Thursday, August 6, 2009



While maybe not forgotten as a series, I’ve only just rediscovered the joys of Rhys Bowen’s original foray into crime fiction in 1996. If M.C. Beaton’s Constable Hamish Macbeth were to ever leave the Highland Scottish village of Lochdubh, you would be able to find him recreated in Bowen’s creation of Constable Evan Evans who walks his gentle beat through the Welsh village of Llanfair.

While the two characters do share many similarities, it is not to imply Evan Evans is any kind of a pale imitation. The Evans series, which has expanded to ten books now, is a genuine delight in its own right.

Evan Evans is a young police constable who has traded in the violence of city life for idyllic Llanfair, a Welsh village tucked far away from trouble. Nestled among the Snowdonian mountain range, Llanfair looks to Evans like a town forgotten by time, but he quickly learns that even the bucolic countryside has its share of eccentric – and deadly – characters.

Evans’ new neighbors include two competitive ministers vying for the souls of their flock, one lascivious barmaid, and three other Evanses: Evans-the-Meat, Evans-the-Milk, and Evans-the-Post (whose favorite hobby is to read the mail before he delivers it).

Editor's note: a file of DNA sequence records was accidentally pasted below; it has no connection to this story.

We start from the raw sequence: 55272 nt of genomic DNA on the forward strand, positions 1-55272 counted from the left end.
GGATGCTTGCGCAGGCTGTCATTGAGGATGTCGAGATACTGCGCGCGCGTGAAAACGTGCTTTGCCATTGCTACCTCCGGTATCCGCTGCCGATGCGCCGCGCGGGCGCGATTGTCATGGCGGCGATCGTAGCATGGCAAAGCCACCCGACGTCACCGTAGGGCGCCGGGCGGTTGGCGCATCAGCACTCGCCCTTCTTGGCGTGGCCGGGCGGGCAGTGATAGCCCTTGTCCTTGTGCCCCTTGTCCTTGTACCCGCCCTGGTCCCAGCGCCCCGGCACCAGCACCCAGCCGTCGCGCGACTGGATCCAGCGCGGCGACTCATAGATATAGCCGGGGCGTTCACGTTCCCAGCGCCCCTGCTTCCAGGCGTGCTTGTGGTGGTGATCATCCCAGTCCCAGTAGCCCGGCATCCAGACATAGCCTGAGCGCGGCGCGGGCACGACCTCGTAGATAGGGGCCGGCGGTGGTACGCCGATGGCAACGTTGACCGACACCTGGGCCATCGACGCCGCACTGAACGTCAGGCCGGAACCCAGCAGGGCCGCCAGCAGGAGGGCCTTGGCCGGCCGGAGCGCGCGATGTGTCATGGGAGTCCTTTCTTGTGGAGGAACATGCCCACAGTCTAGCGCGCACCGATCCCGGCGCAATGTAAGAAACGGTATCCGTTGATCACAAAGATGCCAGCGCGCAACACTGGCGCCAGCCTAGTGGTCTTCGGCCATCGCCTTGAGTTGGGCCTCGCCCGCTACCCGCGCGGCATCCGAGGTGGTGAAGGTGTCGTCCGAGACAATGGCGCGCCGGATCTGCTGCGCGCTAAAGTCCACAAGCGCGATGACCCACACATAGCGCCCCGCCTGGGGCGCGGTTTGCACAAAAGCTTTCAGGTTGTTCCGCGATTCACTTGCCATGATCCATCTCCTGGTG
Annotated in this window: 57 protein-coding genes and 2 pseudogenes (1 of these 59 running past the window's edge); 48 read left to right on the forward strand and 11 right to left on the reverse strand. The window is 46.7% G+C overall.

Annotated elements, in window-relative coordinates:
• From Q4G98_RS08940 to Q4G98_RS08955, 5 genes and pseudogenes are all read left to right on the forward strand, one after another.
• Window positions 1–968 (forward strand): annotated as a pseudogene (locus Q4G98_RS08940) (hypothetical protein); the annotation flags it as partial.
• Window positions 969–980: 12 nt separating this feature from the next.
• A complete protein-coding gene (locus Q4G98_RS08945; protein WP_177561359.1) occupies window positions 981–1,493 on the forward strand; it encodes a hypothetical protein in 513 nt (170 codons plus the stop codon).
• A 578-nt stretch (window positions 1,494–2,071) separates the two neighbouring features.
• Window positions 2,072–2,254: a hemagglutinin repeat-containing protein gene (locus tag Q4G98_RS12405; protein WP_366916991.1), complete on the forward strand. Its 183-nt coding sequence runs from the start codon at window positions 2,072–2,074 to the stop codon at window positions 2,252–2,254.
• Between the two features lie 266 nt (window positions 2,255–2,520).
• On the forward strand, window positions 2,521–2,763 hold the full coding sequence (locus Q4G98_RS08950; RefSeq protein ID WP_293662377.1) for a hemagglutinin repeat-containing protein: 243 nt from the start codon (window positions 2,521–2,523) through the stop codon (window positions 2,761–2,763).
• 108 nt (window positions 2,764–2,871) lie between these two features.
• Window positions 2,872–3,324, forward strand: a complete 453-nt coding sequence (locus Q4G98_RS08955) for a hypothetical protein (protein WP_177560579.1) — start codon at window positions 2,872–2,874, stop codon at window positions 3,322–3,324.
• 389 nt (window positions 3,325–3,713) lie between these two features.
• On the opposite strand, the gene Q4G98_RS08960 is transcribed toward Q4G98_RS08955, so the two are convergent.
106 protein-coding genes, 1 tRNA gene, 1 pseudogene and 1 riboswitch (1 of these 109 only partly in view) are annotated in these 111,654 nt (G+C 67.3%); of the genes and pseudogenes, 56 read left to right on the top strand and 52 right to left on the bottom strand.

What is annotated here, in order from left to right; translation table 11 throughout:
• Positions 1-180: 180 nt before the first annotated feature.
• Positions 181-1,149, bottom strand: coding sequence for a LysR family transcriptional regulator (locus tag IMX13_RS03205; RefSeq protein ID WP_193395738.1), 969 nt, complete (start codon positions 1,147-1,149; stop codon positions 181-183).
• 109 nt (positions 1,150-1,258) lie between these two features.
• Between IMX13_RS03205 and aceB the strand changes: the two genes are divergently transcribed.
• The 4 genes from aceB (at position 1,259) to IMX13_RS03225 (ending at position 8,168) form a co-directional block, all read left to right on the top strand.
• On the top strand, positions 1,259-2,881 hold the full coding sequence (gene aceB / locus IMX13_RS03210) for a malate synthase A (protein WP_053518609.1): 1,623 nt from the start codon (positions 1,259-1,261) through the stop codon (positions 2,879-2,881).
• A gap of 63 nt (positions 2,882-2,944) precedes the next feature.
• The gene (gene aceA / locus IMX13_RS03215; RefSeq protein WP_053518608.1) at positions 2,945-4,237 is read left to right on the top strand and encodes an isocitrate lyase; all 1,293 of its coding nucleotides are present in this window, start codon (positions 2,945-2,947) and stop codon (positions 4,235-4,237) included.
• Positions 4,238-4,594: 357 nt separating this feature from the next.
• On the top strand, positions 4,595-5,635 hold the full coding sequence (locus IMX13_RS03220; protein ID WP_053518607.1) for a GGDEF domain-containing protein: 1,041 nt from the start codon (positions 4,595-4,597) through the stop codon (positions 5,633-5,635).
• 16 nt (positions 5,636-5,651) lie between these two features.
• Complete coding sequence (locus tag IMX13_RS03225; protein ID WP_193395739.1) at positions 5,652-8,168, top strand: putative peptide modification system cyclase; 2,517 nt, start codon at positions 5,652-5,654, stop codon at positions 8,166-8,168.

Before Evans has time to sort out the complicated relationships and rivalries of his new home, he’s called to the scene of a crime as brutal and fearsome as any he encountered in the big city. Tow hikers have been murdered on the trails of the local mountain, and Evans must hunt down the vicious killer – who may or may not be linked to the mysterious destruction of Mrs. Powell-Jones prize-winning tomatoes.

As in the best of cozy style mysteries, this is all good gentle fun – the enjoyment coming from spending time with characters who quickly become friends in a landscape to which we would like to escape.

1 comment:

pattinase (abbott) said...

I have been meaning to try a Bowen for ages.